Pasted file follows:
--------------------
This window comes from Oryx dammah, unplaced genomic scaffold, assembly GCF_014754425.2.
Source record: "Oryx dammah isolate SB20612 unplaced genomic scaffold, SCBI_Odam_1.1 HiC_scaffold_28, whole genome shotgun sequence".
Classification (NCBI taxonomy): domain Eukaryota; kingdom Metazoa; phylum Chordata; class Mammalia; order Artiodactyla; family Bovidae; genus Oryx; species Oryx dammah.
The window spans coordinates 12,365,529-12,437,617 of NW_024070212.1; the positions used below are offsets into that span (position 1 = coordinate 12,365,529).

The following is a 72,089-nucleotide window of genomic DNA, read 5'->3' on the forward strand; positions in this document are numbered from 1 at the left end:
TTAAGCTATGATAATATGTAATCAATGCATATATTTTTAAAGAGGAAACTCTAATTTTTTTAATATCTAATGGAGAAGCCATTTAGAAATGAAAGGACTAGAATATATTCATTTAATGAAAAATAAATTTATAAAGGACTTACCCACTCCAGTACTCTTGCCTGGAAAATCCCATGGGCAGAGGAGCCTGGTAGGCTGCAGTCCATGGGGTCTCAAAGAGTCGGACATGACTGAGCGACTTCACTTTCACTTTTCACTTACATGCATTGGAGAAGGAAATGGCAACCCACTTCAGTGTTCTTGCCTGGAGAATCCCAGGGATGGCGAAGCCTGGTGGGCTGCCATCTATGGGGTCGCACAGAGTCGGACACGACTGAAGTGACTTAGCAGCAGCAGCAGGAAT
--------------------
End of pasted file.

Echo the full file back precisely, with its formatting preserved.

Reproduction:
This window comes from Oryx dammah, unplaced genomic scaffold, assembly GCF_014754425.2.
Source record: "Oryx dammah isolate SB20612 unplaced genomic scaffold, SCBI_Odam_1.1 HiC_scaffold_28, whole genome shotgun sequence".
Classification (NCBI taxonomy): domain Eukaryota; kingdom Metazoa; phylum Chordata; class Mammalia; order Artiodactyla; family Bovidae; genus Oryx; species Oryx dammah.
The window spans coordinates 12,365,529-12,437,617 of NW_024070212.1; the positions used below are offsets into that span (position 1 = coordinate 12,365,529).

The following is a 72,089-nucleotide window of genomic DNA, read 5'->3' on the forward strand; positions in this document are numbered from 1 at the left end:
TTAAGCTATGATAATATGTAATCAATGCATATATTTTTAAAGAGGAAACTCTAATTTTTTTAATATCTAATGGAGAAGCCATTTAGAAATGAAAGGACTAGAATATATTCATTTAATGAAAAATAAATTTATAAAGGACTTACCCACTCCAGTACTCTTGCCTGGAAAATCCCATGGGCAGAGGAGCCTGGTAGGCTGCAGTCCATGGGGTCTCAAAGAGTCGGACATGACTGAGCGACTTCACTTTCACTTTTCACTTACATGCATTGGAGAAGGAAATGGCAACCCACTTCAGTGTTCTTGCCTGGAGAATCCCAGGGATGGCGAAGCCTGGTGGGCTGCCATCTATGGGGTCGCACAGAGTCGGACACGACTGAAGTGACTTAGCAGCAGCAGCAGGAAT